I recently stopped on my countryside meanderings at a favorite historical place: an old brick church located not far from our Vermont timber frame shop.
Matt was with me in the truck, and we both were struck by the calm and peace in the air when we stepped out. The church sits on a very quiet intersection of two farm-lined roads.
A Testimony to the Past
All was quiet at this 1826 church, but there were plenty of signs of past bustle, living and dying, and a way of life that revolved around the local community. The sky was amazing on this mid morning, and I imagined the lives that were centered here nearly two hundred years ago, many of whom no doubt now rest in the cemetery behind the church.
Looking carefully around the yard of the church, Matt noticed the faint sign of the horse and buggy drive that circled from the side and across the front of the church, now grown over in the neatly trimmed grass, but showing the shadows of days past. We commented that we could almost hear those horse hooves and the sound of parishioners greeting each other as they tied up their horses for the service.
The Timber Frame Carriage Barns
Beside the church, there are two amazing carriage sheds, and these were the original impetus for us to stop and visit this site. They are remarkable timber frame structures from when the church was built in 1826, and they have drawn my eye for years because of their simplicity, pragmatic purpose, and their beauty.
The carriage barns sit on the hillside between the church and the cemetery and were once used by churchgoers to “park” their horses and carriages while at services.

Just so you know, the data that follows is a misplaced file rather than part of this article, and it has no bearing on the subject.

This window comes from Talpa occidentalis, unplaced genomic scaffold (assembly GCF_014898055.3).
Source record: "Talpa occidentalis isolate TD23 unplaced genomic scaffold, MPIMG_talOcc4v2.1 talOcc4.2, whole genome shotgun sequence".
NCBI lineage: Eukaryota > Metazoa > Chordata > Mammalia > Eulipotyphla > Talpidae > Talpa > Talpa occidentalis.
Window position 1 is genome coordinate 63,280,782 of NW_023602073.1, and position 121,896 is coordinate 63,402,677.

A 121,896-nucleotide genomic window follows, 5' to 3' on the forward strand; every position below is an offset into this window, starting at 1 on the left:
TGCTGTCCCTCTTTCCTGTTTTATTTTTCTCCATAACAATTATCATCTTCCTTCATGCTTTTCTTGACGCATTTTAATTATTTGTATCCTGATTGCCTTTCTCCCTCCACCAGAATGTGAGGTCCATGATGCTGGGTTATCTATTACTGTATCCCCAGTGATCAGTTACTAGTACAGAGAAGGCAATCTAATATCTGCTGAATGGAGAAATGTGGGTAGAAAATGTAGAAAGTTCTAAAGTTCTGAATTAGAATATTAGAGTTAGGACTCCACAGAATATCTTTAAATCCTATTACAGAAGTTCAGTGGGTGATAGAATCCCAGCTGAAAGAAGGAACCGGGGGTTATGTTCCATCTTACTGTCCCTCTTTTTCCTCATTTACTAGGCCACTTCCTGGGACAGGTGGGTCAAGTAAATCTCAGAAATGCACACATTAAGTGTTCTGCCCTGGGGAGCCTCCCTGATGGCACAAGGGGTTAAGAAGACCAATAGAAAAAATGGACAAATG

The historic barns‘ hand-hewn timbers are mixed species, but the majority are pine. Chestnut was used for some of the timbers closest to the ground, no doubt chosen for its rot resistance.
It was amazing to see how the timbers have survived for nearly 200 years, despite being open to the weather for so very many decades. Of course, the beams are weathered, but thanks to the density of old-growth timber, and the structural shoring up that has been done over two centuries by the community, they stand strong and true.
Matt and I were so inspired by the simple elegance of the construction, and our imaginations went right to wondering when the last carriage had been backed into one of these stalls.
Why I Love Timber Framing
One element in the design of these carriage sheds spoke straight to the source of my passion for timber framing. The craftspeople who put these buildings in place were seeking to work with nature – not to change it or overly manipulate the natural materials. As a visual example of what I mean, notice the flow of the carriage barn in the next photo as it relates to the land on which it sits.
The land went downhill, so the framers simply adjusted the post lengths in order to achieve a level eve and roof.
This concept speaks volumes to me about the character and world-view of the framers who put these old timber frames together. Our historic barns here in New England have survived centuries because of this approach taken by the craftspeople of yesteryear. Timber frame structures, sitting on stone foundations, can breathe and move with nature, and I am grateful that they have lasted to teach me life lessons beyond my craft.
~ Luke Larson
At Green Mountain, we have a passion for restoring historic timber frames and we’ve got some sweet, old barns for sale.
We would be happy to answer any questions you have. You can email or give us a call at 802.774.8972